If you haven't already anticipated my response to these issues, then you didn't pay particular attention to my word selection in the previous paragraph. The answer, quite simply, is to define a "Process Management" stakeholder, and express the issues above (along with others not defined here) as their concerns.

All the pieces are in place. Now, if I or others can only find the time to begin the Morphological Analysis activities applied to System Development, I am confident the result will be a significant advance in industry practices.

Monday, October 11, 2004
Superhuman Superorganisms
In the course of information absorption, I come across "amazing discoveries" that leave me rather nonplussed. This is in no way a diminishing of the accomplishment of the researchers involved, as this is often nothing more than the result of my relative distance from the subject under consideration. Having long ago made a similar (though unstudied) conclusion, my thoughts have moved on to areas of more immediate interest.

One such discovery is covered somewhat loosely in the Wired magazine site's story titled People Are Human-Bacteria Hybrid. An intriguing title, to be sure-- more eye catching than The Challenges of Modeling Mammalian Biocomplexity title of the original article. The discovery outlined in the article is the impact of the fact that the number of human cells in our body is dramatically outnumbered by the number of microbial cells. Consideration of this commensal (wired word) or symbiotic (tired word?) relationship has significant consequences in a number of fields. The example most telling to me is the field of pharmacology.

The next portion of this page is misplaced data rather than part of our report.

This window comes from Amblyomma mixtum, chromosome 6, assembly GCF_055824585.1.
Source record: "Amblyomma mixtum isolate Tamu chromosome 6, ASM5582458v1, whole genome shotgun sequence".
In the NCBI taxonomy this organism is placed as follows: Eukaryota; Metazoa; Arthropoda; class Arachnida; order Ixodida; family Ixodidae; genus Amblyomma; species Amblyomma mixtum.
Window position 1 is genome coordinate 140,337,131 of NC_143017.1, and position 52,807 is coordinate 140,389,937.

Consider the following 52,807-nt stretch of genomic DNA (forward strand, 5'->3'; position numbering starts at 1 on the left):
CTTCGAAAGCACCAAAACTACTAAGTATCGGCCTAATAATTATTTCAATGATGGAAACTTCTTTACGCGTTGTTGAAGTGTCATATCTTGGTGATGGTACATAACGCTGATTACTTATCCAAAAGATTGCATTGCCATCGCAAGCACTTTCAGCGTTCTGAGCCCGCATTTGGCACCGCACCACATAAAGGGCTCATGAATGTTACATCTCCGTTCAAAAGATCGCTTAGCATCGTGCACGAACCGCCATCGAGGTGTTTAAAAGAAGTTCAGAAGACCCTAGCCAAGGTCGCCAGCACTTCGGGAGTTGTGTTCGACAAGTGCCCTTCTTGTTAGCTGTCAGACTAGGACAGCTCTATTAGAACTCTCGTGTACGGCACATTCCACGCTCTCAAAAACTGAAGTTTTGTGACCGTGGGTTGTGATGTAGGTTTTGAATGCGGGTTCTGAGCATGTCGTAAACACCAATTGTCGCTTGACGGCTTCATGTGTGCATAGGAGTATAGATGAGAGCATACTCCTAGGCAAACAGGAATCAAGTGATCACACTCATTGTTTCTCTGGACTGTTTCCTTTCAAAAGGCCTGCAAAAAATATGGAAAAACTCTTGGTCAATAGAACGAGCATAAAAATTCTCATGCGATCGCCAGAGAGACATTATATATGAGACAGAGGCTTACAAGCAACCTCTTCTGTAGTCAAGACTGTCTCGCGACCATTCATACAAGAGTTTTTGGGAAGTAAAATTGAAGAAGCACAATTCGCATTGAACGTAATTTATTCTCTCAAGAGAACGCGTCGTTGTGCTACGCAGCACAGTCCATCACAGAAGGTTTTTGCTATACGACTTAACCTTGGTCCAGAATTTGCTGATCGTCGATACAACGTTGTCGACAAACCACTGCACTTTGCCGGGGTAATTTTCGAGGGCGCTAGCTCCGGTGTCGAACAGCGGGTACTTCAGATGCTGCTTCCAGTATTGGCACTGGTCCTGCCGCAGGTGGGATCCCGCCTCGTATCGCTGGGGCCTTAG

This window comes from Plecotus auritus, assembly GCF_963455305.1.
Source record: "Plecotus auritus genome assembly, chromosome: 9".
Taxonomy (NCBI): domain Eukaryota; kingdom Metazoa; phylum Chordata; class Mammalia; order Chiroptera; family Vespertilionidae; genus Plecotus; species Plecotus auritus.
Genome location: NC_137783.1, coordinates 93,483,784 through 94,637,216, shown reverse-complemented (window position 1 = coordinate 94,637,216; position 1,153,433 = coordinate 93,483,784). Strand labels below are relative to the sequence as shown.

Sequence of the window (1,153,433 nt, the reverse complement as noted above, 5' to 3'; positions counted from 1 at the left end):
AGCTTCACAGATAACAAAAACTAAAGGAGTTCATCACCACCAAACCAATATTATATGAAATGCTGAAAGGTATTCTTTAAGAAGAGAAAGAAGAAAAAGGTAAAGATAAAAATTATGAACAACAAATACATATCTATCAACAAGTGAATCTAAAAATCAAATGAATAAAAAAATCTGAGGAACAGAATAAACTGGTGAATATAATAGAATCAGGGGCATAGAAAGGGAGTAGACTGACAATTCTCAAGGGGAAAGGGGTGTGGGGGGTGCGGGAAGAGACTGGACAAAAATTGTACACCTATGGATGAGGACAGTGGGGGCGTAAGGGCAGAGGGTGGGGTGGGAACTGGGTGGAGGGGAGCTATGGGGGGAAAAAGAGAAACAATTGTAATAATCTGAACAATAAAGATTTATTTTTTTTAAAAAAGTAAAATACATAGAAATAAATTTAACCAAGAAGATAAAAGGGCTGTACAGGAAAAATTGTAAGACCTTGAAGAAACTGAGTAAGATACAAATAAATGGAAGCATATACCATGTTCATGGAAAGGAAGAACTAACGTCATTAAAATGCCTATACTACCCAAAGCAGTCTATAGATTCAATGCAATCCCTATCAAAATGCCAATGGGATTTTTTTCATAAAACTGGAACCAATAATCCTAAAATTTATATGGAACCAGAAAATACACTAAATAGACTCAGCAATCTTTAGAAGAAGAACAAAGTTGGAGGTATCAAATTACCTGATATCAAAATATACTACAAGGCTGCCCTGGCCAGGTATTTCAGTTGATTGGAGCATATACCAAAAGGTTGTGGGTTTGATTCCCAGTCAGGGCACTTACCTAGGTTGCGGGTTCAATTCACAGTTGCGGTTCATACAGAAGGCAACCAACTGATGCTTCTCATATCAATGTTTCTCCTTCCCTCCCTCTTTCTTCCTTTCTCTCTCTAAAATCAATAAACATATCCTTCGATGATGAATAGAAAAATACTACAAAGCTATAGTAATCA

Armed with this knowledge, researchers have an additional criteria by which to measure pharmacological properties such as metabolism, efficacy, and toxicity. This promises significantly improved understanding, and therefore modeling, of these interactions. In turn, this should lead to the ability to create more effective medications, and to predict more effectively potential side effects, based on (yet-to-be-developed?) tests of a patient's "superorganic composition".

Intriguing, to be sure. Good, for a fact. Surprising, not at all. But that's the advantage of being a sideliner in any game. The ability to observe the obvious nature of a discovery based on the ability to make sweeping judgments rather than the need to make informed decisions is amazingly cathartic.

As is often the case in these blogs, that last statement is charged with innuendo. Indeed, one might even say that it is central to a major area of investigation being undertaken right now by various Aesthesis team members. Unfortunately, aside from an intriguing but uninformative reference, there is little more to say at this time. It is my hope that at some point I will be able to post more information on this exciting area of research. Until that time, at least I have planted the seed.